Texturing Machinery

 

Global shipments of single heater draw-texturing spindles (mainly used for polyamide filaments) jumped by 608% from over 1’200 in 2015 to nearly 8’500 in 2016. With a share of 57% Asia is the region where most of the single heater draw-texturing spindles were shipped to, followed by Western Europe with a share of 24% and South Amercia with a share of 19%.

 

In the segment of double heater draw-texturing spindles (mainly used for polyester filaments) the downward trend continued and global shipments fell by 17% on an annual basis to over 268’000 spindles. Asia’s share of worldwide shipments amounted to close to 84%. Thereby, China remained the largest investor accounting for 58% of global shipments.

 

Weaving Machinery

In 2016, worldwide shipments of shuttle-less looms increased by 4% to 84’700 units. Thereby, shipments of air-jet and water-jet shuttle-less looms increased by 15% (to 22’900) and by 6% (to 31’800), respectively. In contrast, rapier/projectile shuttle-less looms decreased by 6% to around 30’000 units.

 

Not surprisingly, the main destination of shipments of all shuttle-less looms (air-jet, water-jet and rapier/projectile) in 2016 was Asia with 91% of worldwide deliveries, of which 41% were water-jet looms and 32% rapier/projectile looms. In Europe and North America 73% and 56% of shipments were for rapier/projectile looms, while the share of water-jet looms was only 2% and 7%, respectively.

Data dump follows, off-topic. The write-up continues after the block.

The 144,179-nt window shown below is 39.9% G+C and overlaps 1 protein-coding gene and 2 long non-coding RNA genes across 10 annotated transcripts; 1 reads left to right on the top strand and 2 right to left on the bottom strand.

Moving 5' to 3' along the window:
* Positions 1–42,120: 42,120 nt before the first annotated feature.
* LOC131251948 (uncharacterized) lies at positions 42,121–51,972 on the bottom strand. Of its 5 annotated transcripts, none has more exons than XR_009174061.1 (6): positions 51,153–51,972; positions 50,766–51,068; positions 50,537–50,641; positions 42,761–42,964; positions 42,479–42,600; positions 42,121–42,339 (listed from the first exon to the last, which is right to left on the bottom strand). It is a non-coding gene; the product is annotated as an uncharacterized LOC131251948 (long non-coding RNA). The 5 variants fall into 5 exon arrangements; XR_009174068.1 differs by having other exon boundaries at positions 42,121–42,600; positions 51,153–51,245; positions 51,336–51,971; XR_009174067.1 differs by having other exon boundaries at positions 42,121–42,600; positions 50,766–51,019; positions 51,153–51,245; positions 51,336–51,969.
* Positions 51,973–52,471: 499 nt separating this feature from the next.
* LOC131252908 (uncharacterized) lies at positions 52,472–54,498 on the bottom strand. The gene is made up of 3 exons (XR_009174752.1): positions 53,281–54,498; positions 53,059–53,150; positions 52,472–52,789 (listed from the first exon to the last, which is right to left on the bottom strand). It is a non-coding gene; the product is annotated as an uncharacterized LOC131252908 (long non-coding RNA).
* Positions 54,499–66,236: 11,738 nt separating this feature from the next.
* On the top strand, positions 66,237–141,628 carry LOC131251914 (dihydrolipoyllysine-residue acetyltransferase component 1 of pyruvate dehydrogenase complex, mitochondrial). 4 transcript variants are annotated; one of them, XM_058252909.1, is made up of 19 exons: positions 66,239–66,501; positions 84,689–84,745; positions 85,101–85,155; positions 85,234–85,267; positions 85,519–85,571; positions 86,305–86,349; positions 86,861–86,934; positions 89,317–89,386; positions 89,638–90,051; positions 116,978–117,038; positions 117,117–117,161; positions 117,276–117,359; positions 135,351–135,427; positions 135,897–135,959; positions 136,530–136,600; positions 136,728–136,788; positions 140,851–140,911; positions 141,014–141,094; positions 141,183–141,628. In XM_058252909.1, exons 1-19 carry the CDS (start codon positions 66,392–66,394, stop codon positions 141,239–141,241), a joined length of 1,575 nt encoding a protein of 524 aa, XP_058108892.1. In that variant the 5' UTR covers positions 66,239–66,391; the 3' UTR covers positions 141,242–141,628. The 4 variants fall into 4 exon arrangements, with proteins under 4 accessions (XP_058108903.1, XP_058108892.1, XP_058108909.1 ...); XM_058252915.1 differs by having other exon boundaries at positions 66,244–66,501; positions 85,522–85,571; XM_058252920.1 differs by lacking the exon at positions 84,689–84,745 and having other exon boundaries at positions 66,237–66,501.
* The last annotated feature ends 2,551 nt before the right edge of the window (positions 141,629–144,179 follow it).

Circular & Flat Knitting Machinery

 

Global shipments of large circular knitting machines fell slightly by 3% to a level of around 26’200 units in 2016. Also for this category Asia is the world’s leading investor. 87% of all new circular knitting machines were shipped to Asia in 2016. With 43% of worldwide deliveries China was the single largest investor. India and Bangladesh rank second and third with 4’200 and 2’200 units, respectively.

 

In 2016 the segment of electronic flat knitting machines soared by 99% to around 139,600 machines, the highest level ever. Not surprisingly, Asia received the highest share of shipments (94%). China remained by far the world’s largest investor for flat knitting machines in 2016. Thereby, Chinese investments increased from 35’500 units to 101’550, a global share of 73%.

 

Finishing Machinery

 

The 2016 edition of ITMF's International Textile Machinery Shipments Statistics included for the eleventh time also data on finishing machinery. However, the categories were revised in 2015. In the segment fabrics continuous shipments of some machine types increased in 2016 like dyeing-lines (CPB), sanforizing/compacting machines or stenters. In contrast, shipments of washing machines (stand-alone), bleaching-lines, mercerizing-lines and relax drying/tumbling machines decreased. In the segment fabrics discontinuous shipments of air-jet dyeing and jigger/beam dyeing machines fell, whereas those of overflow dyeing machines rose.